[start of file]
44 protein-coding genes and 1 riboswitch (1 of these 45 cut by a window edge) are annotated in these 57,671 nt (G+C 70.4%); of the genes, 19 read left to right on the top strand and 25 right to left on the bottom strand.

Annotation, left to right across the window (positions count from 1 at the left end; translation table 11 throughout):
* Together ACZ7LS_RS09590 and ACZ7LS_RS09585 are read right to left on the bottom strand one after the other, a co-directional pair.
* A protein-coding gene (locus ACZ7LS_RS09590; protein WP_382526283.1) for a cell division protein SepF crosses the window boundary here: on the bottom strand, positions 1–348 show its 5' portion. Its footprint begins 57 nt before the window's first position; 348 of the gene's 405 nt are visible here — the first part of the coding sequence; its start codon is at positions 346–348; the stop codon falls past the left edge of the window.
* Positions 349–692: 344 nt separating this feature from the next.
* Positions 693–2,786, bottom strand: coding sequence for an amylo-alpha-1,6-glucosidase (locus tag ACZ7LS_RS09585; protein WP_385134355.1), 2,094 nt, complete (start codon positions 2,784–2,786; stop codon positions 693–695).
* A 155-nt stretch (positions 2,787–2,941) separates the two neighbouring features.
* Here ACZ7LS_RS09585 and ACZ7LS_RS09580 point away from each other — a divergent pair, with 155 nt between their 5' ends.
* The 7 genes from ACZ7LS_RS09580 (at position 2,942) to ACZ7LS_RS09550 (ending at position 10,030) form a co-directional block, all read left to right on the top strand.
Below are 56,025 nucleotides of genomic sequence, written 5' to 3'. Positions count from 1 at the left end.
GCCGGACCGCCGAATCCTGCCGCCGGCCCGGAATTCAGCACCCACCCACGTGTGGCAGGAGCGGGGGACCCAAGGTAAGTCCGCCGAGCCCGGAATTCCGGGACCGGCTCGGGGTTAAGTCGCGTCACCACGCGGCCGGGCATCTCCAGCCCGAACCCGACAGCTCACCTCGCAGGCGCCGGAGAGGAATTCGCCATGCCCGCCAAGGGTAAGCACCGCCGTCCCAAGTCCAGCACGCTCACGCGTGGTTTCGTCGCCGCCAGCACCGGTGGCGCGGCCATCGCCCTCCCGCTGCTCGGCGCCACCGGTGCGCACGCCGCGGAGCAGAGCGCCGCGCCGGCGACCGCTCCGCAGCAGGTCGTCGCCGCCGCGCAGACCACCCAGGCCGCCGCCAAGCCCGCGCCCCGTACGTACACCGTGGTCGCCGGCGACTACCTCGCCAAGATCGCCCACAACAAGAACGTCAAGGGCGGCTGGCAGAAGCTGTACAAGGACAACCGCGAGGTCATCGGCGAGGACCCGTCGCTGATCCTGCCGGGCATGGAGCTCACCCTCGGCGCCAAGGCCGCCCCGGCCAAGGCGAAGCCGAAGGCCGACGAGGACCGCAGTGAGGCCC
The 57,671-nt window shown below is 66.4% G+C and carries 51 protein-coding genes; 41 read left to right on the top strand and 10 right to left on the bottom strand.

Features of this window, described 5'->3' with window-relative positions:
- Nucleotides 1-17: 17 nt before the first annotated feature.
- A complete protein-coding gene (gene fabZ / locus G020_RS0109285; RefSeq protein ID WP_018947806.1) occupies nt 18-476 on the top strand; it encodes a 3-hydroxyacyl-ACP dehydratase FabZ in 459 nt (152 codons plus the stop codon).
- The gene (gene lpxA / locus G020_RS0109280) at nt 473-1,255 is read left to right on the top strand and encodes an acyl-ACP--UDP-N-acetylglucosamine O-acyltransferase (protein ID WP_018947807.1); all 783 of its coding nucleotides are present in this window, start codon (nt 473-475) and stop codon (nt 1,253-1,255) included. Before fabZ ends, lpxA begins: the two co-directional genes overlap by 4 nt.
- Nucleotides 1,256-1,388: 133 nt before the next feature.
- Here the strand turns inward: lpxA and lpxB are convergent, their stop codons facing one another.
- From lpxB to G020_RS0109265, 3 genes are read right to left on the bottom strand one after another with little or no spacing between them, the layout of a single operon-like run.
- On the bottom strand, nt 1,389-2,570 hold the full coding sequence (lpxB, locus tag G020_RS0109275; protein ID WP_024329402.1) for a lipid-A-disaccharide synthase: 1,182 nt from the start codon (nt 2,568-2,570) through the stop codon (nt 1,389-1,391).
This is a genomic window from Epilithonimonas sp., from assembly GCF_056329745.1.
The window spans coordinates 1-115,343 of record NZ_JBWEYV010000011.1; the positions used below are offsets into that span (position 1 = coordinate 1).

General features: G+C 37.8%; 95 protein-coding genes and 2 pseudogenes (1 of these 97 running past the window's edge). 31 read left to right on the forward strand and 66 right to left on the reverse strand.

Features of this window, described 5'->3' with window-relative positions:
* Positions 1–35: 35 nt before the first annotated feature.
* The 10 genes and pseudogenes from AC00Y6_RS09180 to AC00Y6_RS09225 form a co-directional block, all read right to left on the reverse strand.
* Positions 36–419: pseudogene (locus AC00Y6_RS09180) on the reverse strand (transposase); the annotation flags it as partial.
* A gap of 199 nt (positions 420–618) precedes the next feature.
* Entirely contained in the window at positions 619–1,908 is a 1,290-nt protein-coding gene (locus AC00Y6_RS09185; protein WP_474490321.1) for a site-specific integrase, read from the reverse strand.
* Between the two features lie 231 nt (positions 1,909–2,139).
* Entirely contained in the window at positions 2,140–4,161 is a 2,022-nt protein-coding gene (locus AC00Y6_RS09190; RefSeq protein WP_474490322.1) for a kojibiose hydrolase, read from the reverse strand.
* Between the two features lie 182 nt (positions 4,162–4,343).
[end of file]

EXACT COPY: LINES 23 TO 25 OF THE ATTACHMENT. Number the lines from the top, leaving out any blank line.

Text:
General features: G+C 37.8%; 95 protein-coding genes and 2 pseudogenes (1 of these 97 running past the window's edge). 31 read left to right on the forward strand and 66 right to left on the reverse strand.

Features of this window, described 5'->3' with window-relative positions:
* Positions 1–35: 35 nt before the first annotated feature.